blue whale fluke


There are a whole host of activities within this special coastline of Sri Lanka and the surrounding area of Matara.

Close to the southernmost point of the island, the bustling town of MATARA (pronounced “maat-rah” the middle syllable is virtually elided) provides a taste of everyday Sri Lanka that may (or may not) be welcome if you’ve spent time in the coastal resorts.

Standing at the terminus of the country’s southern rail line, the town is an important transport hub and a major centre of commerce – a lively place given a youthful touch by the presence of students from the nearby Ruhunu University. Matara preserves a few Dutch colonial buildings, an atmospheric old fort area and an attractive seafront (though you wouldn’t want to swim here).

A couple of kilometres either side of town, the low-key beachside suburbs of Polhena and Medawatta offer good snorkelling and surfing respectively, while the area around Matara boasts a couple of mildly interesting and little-visited sights, including the giant Buddha at Weherehena and the town of Dondra, whose slender lighthouse marks the island’s southernmost point.

Matara itself (from Mahatara, or “Great Harbour”) is an ancient settlement, though no traces of anything older than the colonial era survive. The Portuguese used the town intermittently, but it was the Dutch, attracted by the deep and sheltered estuary of the Nilwala Ganga, who established a lasting presence here, fortifying the town and making it an important centre for cinnamon and elephant trading.

As at Galle, Matara divides into two areas: the modern town and the old Dutch colonial district, known as the Fort. The two are separated by the Nilwala Ganga, a fine and remarkably unspoilt stretch of water, edged by thick stands of palm trees and spanned by the town’s most impressive modern construction: the six-lane Mahanama Bridge, constructed with Korean help and unveiled in December 2007 on the third anniversary of the tsunami.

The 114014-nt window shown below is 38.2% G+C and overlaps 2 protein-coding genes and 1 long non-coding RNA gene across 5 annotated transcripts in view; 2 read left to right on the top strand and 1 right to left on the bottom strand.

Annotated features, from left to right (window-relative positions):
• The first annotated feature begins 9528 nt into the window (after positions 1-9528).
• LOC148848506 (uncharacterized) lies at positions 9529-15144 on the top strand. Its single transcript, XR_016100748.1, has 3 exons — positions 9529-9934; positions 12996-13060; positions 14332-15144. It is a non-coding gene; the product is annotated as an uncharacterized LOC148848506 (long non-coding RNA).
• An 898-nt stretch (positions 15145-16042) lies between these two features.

Whale watching

blue whale fluke
Blue whale fluke

Whale researcher Asha de Vos

Tells about the first time you saw the Sri Lankan blue whales. spends her days weaving a 6-meter boat through shipping lanes crowded with giant container ships, fishing boats, and marine life, collecting data crucial to the survival of the singular Sri Lankan blue whale.

In 2003, I was working on a research vessel off the south coast of Sri Lanka and saw six blue whales in a 4-square-kilometre area. An incredible sight, especially because you usually only see them in these “aggregations” in their feeding areas, and blue whales normally feed in polar waters. But Sri Lanka lies a few degrees north of the equator – in the tropics. I knew immediately that something strange was going on, that there was some reason for them to be aggregating in a small area. And as if to answer the questions whirling in my head – we spotted some blue whale poo! This is an extremely exciting sight because it is a great indication that these whales are actually feeding in our warm waters. This sighting was breaking all the stereotypes we had built for this species.

I was keen to know more about what was happening, and started on it immediately. I ducked into the saloon of the research vessel and started digging through shelves, trying to read up on what was going on and whether people had documented this behaviour. I soon realised that very little work had been done. So that’s truly where my blue whale quest began.


Coral Reef Snorkelling

This is one of the Best Beaches in Sri Lanka, Near Matara and Mirissa are the beautiful Coral Reef


Coastal Walks

The coastal region is lovely with nice beaches, especially here in Polhena.